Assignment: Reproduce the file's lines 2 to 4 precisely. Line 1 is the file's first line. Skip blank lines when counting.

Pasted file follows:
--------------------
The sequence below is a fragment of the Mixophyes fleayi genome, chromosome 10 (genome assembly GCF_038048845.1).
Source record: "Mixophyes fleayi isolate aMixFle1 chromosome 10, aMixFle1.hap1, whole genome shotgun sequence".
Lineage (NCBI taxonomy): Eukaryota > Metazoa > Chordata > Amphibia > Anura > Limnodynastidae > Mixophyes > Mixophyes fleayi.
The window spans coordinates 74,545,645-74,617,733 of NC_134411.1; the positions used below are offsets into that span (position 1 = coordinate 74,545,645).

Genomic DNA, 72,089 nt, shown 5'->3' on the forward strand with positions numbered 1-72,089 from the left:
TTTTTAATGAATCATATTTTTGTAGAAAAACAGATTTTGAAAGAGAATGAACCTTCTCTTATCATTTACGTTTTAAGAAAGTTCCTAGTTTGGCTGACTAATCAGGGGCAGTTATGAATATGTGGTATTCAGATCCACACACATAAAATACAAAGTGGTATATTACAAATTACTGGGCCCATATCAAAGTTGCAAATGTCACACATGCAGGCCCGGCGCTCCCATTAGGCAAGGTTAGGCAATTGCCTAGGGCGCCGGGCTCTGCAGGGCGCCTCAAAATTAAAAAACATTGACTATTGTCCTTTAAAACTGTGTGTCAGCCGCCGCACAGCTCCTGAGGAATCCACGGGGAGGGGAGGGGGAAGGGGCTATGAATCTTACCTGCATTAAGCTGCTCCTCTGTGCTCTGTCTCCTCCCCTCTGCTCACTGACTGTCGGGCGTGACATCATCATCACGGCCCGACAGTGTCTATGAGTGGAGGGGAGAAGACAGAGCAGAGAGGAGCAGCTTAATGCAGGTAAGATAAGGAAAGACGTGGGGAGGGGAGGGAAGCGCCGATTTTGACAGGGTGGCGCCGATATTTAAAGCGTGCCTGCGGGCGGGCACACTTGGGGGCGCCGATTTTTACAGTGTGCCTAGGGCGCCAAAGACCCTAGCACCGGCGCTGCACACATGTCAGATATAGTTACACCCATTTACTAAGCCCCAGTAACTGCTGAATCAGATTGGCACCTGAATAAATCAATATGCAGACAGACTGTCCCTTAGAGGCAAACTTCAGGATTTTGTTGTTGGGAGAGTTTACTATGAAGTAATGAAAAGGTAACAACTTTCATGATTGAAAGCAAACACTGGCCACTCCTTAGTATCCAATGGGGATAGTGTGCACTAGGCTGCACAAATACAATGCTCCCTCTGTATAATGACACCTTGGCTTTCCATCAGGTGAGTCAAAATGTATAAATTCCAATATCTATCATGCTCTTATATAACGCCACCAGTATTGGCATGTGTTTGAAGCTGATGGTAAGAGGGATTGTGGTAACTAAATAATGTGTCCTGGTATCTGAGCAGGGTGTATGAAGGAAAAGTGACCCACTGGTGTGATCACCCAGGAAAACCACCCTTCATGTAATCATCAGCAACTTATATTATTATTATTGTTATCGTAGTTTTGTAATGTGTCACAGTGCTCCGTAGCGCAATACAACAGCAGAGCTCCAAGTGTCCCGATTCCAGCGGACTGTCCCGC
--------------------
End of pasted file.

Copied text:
Source record: "Mixophyes fleayi isolate aMixFle1 chromosome 10, aMixFle1.hap1, whole genome shotgun sequence".
Lineage (NCBI taxonomy): Eukaryota > Metazoa > Chordata > Amphibia > Anura > Limnodynastidae > Mixophyes > Mixophyes fleayi.
The window spans coordinates 74,545,645-74,617,733 of NC_134411.1; the positions used below are offsets into that span (position 1 = coordinate 74,545,645).